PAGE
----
For his part, speaking with Pompeo in Amman, Safadi said that reaching a peaceful end to the conflict in Syria should pave the way to end the exclusion of Syria from the Arab regime.
Meanwhile, according to the same Egyptian source, some Arab capitals are set to share their concerns with Pompeo over Trump’s decision to withdraw US troops from Syria that seemed to be giving a green light to Ankara.
Egypt, the source said, had made it clear that this was not something it saw as useful for regional stability. Egypt had shared this view with its Arab allies and several European capitals, which shared its concern about any expanded Turkish military operation in Syria to eliminate militant Kurdish units that have been part of the anti-IS Coalition.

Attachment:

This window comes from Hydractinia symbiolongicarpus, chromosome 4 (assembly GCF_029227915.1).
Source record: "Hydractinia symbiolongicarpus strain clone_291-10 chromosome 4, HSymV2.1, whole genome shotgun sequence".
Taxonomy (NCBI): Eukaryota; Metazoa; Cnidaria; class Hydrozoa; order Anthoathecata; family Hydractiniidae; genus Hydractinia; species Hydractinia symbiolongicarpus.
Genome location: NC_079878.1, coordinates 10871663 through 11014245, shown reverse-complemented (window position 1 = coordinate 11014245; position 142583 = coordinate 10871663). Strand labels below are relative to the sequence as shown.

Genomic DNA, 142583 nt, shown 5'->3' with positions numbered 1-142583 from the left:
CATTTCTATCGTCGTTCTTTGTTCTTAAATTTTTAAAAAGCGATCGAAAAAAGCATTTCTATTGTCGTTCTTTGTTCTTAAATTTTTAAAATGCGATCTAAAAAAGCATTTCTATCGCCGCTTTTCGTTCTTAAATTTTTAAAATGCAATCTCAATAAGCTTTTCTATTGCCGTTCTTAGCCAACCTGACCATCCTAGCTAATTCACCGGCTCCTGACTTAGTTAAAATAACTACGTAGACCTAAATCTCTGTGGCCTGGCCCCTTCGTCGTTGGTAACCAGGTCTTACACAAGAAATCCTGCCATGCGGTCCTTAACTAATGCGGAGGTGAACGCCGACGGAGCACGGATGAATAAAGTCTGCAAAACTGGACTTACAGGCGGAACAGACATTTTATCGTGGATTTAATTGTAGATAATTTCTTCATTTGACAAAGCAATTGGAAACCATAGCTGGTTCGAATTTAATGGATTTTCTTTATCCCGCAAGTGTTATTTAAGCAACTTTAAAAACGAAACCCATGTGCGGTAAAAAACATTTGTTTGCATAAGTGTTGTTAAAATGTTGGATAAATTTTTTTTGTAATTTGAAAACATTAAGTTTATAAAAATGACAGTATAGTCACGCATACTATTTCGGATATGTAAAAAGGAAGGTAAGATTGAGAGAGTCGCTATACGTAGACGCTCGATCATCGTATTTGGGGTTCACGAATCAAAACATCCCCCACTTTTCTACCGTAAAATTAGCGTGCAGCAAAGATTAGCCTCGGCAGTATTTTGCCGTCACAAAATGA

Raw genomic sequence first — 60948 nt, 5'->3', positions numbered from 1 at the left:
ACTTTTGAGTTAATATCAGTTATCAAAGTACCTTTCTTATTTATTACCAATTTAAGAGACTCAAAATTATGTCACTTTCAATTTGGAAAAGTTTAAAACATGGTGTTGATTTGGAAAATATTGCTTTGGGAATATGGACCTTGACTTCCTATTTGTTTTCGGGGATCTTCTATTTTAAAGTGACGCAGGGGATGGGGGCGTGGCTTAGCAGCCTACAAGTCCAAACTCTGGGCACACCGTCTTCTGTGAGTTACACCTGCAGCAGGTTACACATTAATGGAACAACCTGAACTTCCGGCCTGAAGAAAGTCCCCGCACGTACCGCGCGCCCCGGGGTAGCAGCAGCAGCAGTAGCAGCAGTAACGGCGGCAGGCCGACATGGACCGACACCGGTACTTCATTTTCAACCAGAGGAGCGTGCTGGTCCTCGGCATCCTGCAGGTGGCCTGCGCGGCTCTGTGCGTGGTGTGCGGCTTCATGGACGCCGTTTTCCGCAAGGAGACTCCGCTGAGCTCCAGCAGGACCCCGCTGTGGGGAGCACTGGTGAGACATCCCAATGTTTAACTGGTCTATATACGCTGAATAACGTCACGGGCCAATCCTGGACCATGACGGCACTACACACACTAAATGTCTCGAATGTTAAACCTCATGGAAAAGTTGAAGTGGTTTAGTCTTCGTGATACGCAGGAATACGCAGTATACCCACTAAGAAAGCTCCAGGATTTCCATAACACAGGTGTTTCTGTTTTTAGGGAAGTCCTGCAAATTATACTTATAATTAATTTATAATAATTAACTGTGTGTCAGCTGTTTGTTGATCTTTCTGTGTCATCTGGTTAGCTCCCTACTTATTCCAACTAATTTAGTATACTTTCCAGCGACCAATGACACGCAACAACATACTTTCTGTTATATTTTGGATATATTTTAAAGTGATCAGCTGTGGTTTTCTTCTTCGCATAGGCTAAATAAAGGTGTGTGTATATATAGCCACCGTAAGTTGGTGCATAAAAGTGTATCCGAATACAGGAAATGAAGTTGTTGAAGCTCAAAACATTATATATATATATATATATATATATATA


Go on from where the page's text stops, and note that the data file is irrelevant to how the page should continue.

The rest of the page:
In statements made earlier this month, Trump seemed to understand the concerns over the fate of the Kurdish militant groups, and ahead of leaving for the Middle East Pompeo indicated his country’s commitment to securing the Kurdish fighters.
While in Israel, Bolton said that the US would not jump-start its withdrawal from Syria before securing the safety of the Kurdish fighters.
One Cairo-based foreign diplomat informed on the highlights of Bolton’s talks in the Middle East this week said that the US national security adviser had assured his interlocutors that the US would neither risk the stability of Syria nor allow for a situation that could endanger their interests.